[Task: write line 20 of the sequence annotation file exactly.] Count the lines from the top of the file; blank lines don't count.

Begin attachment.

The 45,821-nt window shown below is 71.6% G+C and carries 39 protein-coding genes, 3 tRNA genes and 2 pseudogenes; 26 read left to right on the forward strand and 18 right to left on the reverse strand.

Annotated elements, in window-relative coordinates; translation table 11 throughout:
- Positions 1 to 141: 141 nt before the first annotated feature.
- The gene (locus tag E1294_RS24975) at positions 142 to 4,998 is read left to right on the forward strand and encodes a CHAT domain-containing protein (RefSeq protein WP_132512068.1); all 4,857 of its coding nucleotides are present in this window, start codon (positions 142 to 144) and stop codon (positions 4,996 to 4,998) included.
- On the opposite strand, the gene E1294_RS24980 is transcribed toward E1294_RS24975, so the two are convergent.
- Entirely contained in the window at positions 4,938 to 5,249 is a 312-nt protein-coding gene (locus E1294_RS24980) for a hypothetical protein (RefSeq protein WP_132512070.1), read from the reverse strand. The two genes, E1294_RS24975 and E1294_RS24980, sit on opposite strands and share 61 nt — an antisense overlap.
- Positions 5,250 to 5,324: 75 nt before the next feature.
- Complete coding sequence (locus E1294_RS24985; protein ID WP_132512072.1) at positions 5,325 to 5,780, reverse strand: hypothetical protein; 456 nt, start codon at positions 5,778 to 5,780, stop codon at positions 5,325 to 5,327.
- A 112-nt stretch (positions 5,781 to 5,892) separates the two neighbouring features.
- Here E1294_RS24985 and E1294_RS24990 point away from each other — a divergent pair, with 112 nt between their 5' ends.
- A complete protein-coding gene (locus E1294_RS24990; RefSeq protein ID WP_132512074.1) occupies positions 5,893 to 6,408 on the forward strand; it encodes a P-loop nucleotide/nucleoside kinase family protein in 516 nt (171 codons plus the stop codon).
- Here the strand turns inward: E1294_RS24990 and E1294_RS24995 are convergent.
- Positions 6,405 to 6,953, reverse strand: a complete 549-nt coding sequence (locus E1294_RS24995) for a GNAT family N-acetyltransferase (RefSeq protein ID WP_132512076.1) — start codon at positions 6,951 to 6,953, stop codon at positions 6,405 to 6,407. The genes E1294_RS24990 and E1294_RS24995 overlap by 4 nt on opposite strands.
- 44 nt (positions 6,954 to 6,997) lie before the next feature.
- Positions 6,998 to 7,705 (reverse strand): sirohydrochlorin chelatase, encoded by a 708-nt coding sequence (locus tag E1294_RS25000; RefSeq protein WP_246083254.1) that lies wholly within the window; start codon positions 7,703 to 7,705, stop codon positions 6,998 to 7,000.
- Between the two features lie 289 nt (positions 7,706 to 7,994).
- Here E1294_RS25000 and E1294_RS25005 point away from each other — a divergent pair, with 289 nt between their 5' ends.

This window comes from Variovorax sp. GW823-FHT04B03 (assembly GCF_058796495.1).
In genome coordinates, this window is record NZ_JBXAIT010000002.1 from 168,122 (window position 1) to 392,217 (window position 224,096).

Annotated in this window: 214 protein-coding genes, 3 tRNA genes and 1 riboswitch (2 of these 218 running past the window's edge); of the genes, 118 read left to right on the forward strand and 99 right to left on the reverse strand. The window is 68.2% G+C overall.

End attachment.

Annotated in this window: 214 protein-coding genes, 3 tRNA genes and 1 riboswitch (2 of these 218 running past the window's edge); of the genes, 118 read left to right on the forward strand and 99 right to left on the reverse strand. The window is 68.2% G+C overall.